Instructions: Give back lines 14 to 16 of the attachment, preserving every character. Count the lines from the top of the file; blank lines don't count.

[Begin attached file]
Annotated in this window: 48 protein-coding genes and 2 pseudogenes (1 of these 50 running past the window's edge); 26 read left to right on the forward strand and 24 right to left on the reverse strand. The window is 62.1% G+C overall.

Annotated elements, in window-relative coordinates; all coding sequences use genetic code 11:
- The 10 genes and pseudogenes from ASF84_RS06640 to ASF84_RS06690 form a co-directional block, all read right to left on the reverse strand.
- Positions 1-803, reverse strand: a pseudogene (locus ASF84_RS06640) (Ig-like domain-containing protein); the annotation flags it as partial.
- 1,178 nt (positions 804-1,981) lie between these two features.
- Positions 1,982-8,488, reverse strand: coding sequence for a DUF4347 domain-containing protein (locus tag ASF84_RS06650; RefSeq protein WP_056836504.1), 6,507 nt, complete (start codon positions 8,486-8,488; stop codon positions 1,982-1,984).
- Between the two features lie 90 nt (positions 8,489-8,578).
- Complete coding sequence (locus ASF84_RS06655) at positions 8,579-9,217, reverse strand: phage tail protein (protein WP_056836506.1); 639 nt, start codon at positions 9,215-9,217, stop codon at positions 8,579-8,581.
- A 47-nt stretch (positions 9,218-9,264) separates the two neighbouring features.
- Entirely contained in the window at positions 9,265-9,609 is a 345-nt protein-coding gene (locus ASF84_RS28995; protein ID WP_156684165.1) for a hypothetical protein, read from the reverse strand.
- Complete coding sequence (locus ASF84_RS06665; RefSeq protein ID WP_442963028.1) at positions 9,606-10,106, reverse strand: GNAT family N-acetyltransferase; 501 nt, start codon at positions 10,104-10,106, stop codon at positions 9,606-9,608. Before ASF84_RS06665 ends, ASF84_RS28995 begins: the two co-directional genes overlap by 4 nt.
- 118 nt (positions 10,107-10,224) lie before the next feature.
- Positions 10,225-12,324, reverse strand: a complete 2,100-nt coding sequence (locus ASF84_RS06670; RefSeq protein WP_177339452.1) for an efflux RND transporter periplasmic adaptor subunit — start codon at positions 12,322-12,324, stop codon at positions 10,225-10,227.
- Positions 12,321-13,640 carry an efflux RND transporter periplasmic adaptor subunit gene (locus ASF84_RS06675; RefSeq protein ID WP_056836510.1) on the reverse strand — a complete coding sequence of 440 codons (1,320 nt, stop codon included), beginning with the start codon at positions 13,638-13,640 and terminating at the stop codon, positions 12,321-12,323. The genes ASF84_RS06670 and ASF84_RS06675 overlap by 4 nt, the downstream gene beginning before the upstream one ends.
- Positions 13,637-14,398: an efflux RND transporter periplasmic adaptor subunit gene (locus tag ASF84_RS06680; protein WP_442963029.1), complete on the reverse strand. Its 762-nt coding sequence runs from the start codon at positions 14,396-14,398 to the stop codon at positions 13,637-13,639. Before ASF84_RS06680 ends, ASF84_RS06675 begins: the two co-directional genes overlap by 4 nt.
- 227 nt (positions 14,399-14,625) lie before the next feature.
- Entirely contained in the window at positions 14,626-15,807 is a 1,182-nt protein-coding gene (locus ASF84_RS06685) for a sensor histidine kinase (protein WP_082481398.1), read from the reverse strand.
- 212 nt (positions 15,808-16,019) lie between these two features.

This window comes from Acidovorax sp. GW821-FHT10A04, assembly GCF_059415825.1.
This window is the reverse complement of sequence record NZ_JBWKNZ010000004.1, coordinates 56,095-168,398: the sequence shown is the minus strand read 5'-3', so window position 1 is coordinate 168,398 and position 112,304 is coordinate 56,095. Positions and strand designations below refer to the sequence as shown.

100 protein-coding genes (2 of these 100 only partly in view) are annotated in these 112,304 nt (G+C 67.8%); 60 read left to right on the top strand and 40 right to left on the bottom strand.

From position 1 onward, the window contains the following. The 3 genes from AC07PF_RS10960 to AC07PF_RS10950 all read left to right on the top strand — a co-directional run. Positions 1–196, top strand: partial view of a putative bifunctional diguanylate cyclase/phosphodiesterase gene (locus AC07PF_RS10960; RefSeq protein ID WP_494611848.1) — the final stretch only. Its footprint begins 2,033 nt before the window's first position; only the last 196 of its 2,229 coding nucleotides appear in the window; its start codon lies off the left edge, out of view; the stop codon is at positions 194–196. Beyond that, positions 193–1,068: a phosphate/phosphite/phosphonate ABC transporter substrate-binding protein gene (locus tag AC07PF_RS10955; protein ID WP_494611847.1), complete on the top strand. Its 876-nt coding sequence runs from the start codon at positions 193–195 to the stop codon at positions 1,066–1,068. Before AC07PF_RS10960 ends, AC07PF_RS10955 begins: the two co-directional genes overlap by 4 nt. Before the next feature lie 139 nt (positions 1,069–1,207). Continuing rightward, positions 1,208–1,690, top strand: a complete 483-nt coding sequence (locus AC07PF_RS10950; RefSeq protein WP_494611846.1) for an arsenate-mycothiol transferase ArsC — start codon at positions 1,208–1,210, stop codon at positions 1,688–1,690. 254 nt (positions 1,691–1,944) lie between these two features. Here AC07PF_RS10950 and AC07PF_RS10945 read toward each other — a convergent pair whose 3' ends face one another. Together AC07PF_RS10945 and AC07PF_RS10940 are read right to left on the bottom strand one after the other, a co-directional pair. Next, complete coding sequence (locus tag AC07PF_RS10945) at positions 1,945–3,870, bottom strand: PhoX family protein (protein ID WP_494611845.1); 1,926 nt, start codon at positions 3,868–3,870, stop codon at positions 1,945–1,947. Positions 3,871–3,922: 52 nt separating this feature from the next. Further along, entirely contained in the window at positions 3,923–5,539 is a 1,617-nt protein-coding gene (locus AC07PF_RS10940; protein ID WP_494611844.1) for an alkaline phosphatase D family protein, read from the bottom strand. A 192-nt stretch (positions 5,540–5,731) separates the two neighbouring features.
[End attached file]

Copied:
- Positions 12,321-13,640 carry an efflux RND transporter periplasmic adaptor subunit gene (locus ASF84_RS06675; RefSeq protein ID WP_056836510.1) on the reverse strand — a complete coding sequence of 440 codons (1,320 nt, stop codon included), beginning with the start codon at positions 13,638-13,640 and terminating at the stop codon, positions 12,321-12,323. The genes ASF84_RS06670 and ASF84_RS06675 overlap by 4 nt, the downstream gene beginning before the upstream one ends.
- Positions 13,637-14,398: an efflux RND transporter periplasmic adaptor subunit gene (locus tag ASF84_RS06680; protein WP_442963029.1), complete on the reverse strand. Its 762-nt coding sequence runs from the start codon at positions 14,396-14,398 to the stop codon at positions 13,637-13,639. Before ASF84_RS06680 ends, ASF84_RS06675 begins: the two co-directional genes overlap by 4 nt.
- 227 nt (positions 14,399-14,625) lie before the next feature.